Wednesday, 9 February 2011

Bloomsbury missionary becomes head of a church

Bloomsbury People has featured a number of stories about Bishop Andrew McLaglen, the father of Hollywood star, Victor McLaglen. Andrew McLagen was consecrated in November 1897 as bishop of the Free Protestant Episcopal Church of England (later known as the Evangelical Church of England). This church was formally dissolved in 1997 although it remains active in the US and Canada.

From knowing absolutely nothing about Bishop Andrew McLaglen's background when the first blog about him was posted on 6 August 2009, other than the fact he had been an apprentice missionary in Bloomsbury from 1877-1879, the Bloomsbury Project now has a link to the church through its current Primus and Bishop of California, the Most Reverend Edwin D Follick, who is also Director of University Libraries and University Chaplain, South Baylo University, Anaheim, California. Bishop Ed has sent me a photograph (top picture) of three of the first bishops of the Free Protestant Episcopal Church. It shows (from left) the Most Reverend Lord Leon Checkemian, DD LLD, the first Archbishop; the Right Reverend James Martin, DD LLD; and the Right Reverend Andrew Albert McLaglen, DD LLD.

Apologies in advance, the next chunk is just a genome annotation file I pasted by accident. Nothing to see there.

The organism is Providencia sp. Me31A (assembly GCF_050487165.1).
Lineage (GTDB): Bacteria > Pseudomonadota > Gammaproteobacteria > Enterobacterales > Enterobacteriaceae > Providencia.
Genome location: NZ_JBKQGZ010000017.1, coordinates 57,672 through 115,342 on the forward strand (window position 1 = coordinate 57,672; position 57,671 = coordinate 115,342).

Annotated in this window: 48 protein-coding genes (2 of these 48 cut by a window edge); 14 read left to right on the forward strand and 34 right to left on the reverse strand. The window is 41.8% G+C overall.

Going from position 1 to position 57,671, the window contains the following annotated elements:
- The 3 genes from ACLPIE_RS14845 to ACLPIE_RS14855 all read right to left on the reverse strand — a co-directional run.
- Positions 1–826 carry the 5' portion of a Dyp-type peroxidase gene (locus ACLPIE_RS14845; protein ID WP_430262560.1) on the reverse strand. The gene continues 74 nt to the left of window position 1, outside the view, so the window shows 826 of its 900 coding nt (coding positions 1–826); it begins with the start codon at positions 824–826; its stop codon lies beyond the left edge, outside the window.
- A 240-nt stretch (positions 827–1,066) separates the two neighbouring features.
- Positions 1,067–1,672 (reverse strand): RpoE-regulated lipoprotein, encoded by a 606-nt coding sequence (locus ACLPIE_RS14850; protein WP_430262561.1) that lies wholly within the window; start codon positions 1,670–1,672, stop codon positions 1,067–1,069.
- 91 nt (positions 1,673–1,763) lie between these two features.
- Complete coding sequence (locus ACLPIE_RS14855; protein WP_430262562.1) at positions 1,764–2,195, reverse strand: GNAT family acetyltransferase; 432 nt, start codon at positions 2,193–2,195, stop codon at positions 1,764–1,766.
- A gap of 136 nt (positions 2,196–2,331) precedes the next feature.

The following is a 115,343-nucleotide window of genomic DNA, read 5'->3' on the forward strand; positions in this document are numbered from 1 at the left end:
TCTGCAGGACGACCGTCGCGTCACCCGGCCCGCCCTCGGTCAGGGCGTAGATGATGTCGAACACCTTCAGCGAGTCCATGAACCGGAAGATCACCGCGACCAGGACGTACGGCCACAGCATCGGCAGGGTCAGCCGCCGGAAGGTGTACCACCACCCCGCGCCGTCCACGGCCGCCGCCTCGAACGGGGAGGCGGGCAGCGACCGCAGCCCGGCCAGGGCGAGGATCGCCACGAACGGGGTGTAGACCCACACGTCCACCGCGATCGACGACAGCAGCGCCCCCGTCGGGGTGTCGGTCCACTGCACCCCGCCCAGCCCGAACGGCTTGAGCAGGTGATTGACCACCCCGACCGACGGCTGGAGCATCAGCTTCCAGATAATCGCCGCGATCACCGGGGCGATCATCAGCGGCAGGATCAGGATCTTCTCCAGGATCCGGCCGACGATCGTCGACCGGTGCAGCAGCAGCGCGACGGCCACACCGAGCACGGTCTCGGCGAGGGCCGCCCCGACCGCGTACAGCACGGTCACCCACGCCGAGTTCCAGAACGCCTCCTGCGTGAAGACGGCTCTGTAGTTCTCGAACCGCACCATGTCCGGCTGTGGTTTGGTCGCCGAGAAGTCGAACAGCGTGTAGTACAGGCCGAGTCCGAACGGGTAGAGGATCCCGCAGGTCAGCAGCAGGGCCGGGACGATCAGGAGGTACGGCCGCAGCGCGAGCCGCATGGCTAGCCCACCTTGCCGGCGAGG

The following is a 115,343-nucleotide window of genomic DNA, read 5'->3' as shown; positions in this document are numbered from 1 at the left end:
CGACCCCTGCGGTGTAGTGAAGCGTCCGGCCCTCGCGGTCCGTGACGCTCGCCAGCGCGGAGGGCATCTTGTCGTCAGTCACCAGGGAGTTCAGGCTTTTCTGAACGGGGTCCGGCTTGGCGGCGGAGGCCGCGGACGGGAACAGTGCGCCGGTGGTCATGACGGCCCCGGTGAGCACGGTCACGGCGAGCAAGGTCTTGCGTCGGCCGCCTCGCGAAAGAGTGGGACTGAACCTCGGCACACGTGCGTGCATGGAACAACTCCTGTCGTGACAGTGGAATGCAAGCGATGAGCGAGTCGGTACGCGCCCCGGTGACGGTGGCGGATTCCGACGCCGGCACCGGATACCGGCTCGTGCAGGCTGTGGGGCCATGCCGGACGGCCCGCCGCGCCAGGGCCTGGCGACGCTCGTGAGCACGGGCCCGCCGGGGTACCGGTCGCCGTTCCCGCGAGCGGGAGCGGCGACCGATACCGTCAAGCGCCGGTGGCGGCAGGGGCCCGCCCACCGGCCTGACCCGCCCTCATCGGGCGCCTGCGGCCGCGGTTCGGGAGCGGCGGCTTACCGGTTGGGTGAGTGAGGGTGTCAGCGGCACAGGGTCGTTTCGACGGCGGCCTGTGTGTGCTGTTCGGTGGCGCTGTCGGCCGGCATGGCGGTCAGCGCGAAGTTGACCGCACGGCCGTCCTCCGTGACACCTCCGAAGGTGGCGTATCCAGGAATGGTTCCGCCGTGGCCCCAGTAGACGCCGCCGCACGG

The photograph was reproduced on the souvenir programme of the 12th Annual Convocation and Dinner of St Andrew’s Ecumenical Research Intercollegiate Fellowship, held at St Andrew’s Collegiate Church, Stonebridge Road, Tottenham, North London, on 4 September 1965. This church was acquired in 1967 by the Church of God but maybe it was later demolished or used for a different purpose because I cannot find reference to a church in Stonebridge Road. Laziness on my part because I haven’t actually been to investigate!

The middle picture shows Bishop Edwin Follick (right) presenting a sculpture to the Most Reverend Charles D Boltwood, DD LLD, Bishop Primus of the Free Protestant Episcopal Church, in 1978. It was Dr Boltwood who wound down the operations of the FPEC in the UK and transferred the church records to North America.

From humble beginnings in Bloomsbury, this story has travelled the world and pulled in more information about Victor McLaglen’s ancestry than I believe was generally known before. And by another strange twist of fate, I was talking to an elderly friend about the Bloomsbury Project and its stories when he informed me that he had known Victor’s daughter Sheila and her husband, and had even met (only once) the great actor himself. His recollection was that Victor arrived, having clearly enjoyed a ‘couple of drinks’!

Finally, I had to include a photograph (bottom) of Victor with his daughter Sheila and son Andrew.